Cumberland Times-News

Opinion

December 28, 2013

Here are highlights for 2014 night skies

During the entire year, you can see the International Space Station (ISS) pass over our area. On close passages, the ISS rivals the brilliant planet Venus.

Each month, there will be as many as a half dozen good flyovers of the ISS. These flyovers tend to come in bunches, such as three flyovers during the convenient evening hours on two to four days (when the sun is below our horizon but the ISS is still being illuminated by the sun).

There are also as many inconvenient morning flyovers (when the sun has not yet risen but the ISS is being illuminated by the sun).

Unfortunately these flyovers can’t be predicted far in advance. You must have Internet access to find the times. Try googling “ISS SIGHTINGS.”

You will be directed to a website where you must specify the name of your town and state or the latitude and longitude. (Cumberland’s latitude is roughly 39.7 degrees North and 78.7 degrees West.)

I use www.heavens-above.com, a European website (in English) that provides the local ISS flyovers during the next 10 days.

This website tells you the evening and predawn sighting times, starting with the time when the ISS first appears at 10 degrees above the horizon and direction. Then the peak altitude in degrees and direction is specified. Lastly, the time and direction where the ISS disappears or drops below 10 degrees altitude.

When you first see the ISS, it will be moving slowly, speeding up as it ascends in height (it is getting closer to us). Typically, the ISS can be seen for three or four minutes, during which it slowly creeps across the sky.

In the first quarter of 2014 (January-March), the planet Jupiter is the brightest point of light in the evening sky. Jupiter also shines steadily in contrast to the twinkling stars.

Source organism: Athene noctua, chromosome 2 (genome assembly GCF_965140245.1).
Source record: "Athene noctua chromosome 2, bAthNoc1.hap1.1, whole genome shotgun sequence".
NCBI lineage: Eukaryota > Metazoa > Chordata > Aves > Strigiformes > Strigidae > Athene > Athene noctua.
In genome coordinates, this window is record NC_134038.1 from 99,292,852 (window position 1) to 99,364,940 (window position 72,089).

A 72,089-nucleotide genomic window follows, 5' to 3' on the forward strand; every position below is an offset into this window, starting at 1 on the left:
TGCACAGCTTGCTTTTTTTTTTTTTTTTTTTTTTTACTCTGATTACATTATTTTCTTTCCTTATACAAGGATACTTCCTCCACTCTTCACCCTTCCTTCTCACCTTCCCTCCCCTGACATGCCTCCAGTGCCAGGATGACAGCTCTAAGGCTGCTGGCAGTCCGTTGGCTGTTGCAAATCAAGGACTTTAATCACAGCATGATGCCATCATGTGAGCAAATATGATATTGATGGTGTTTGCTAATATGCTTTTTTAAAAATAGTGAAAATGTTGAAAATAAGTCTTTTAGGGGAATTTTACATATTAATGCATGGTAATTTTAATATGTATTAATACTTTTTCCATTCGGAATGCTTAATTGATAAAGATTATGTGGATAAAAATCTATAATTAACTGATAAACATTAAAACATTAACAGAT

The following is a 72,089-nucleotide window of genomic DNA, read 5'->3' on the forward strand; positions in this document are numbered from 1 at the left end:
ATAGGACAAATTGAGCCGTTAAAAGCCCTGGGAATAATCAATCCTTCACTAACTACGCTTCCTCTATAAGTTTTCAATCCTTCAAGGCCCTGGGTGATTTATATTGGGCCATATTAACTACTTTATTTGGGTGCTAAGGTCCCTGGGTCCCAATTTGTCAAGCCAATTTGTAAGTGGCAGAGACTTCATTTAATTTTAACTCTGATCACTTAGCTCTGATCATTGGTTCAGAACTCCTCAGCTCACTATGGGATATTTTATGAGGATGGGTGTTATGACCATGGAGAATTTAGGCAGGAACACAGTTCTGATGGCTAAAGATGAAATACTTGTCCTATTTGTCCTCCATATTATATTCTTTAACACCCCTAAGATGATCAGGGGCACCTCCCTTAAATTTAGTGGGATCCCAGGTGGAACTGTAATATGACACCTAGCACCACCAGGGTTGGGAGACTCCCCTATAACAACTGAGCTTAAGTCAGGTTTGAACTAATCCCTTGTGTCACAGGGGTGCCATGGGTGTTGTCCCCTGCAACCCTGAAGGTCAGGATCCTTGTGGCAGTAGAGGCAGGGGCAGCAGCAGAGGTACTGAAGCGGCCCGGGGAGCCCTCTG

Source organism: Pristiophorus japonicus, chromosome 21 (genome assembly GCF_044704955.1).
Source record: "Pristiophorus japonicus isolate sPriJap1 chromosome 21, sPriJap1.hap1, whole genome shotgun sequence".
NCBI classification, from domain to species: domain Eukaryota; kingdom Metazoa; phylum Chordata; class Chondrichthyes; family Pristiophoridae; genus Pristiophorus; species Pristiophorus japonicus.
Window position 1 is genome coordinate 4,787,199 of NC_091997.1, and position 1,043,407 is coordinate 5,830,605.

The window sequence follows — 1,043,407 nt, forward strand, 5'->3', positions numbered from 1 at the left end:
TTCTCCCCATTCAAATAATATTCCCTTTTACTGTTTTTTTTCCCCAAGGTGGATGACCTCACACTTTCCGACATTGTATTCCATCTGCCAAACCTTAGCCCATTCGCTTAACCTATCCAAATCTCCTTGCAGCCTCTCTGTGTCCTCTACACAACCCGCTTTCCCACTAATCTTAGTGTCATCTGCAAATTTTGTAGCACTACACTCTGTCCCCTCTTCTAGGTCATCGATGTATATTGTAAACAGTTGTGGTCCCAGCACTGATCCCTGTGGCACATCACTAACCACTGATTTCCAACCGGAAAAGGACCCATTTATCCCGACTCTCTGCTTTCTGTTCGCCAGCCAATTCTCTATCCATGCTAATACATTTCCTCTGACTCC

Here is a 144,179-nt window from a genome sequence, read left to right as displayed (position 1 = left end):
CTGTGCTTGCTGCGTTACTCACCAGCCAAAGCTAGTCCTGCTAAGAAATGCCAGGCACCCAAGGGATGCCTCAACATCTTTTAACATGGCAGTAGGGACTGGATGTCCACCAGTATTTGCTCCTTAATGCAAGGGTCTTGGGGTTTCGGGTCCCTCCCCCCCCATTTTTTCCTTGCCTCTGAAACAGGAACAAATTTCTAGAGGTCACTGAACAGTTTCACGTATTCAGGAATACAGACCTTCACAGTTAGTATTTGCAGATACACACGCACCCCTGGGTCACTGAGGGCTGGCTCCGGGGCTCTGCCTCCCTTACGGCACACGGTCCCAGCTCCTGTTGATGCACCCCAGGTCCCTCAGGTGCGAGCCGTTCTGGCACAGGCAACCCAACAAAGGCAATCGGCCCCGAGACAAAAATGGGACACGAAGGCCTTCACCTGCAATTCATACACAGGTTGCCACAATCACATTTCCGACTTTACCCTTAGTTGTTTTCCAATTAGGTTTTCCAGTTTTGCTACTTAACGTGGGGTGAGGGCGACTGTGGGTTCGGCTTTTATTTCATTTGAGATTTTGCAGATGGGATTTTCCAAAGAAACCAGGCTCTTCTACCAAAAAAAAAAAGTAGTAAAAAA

A small telescope allows you to see Jupiter’s large moons. The planet Mercury may be seen very low in the southwest in the last week of January and early February.

The star group Orion with his three star belt is prominent in the southern evening sky. The belt stars point leftward to Sirius, the night’s brightest star.

In the second quarter of 2014 (April-June), the orange or yellowish planet Mars is conspicuous. Although not as bright as Jupiter, Mars draws attention for its tint (seen only when Mars is close to the Earth as it will be in April and May). Look for Mars in the southeast evening sky.

Then in May, the planet Saturn appears low in the southeast, among the stars of Libra. Saturn is only modest in its brightness, but its marvelous rings are easily seen with a small telescope at over 50 power.

Jupiter can still be seen in the west, dropping lower each week. The Big Dipper is high in the north with its leftmost stars pointing down to the North Star. The planet Venus is gorgeous in the Eastern dawn.

In the third quarter of 2014 (July-September), the planet Venus maintains its predawn visibility in July and August. Mars still lingers in the southwestern evening sky, but much dimmer than in April. Saturn moves into the west. The star group Scorpius resembles a starry ‘J’ low in the south.

In the fourth quarter of 2014 (October-December), there is an early evening lunar eclipse on Oct. 7. The moon is completely in the Earth’s shadow when it’s low in the East (about 6:39 p.m. EDT).

Mid-eclipse (moon darkest) will be 7:10 p.m. The moon will begin to creep out of the Earth’s shadow at 7:39 p.m. EDT. The early part of this eclipse occurs before the sky is completely dark.

The most conspicuous evening star group is the Summer Triangle, whose brightest star is Vega, seen in the western sky with its white-blue light.

October and November feature the Pleiades or 7 Sisters star cluster low in the east. December evenings feature the return of Orion, the Hunter in the late evening hours in the southeast.

SKY SIGHTS AHEAD: On Thursday, January 2 look about 5:40 p.m. for the brilliant planet Venus low in the southwest with a razor sharp crescent moon above Venus. This may be your last chance to see Venus in the evening sky until late in 2014.

Bob Doyle invites any readers comments and questions. E-mail him at rdoyle@frostburg.edu . He is available as a speaker on his column topics.

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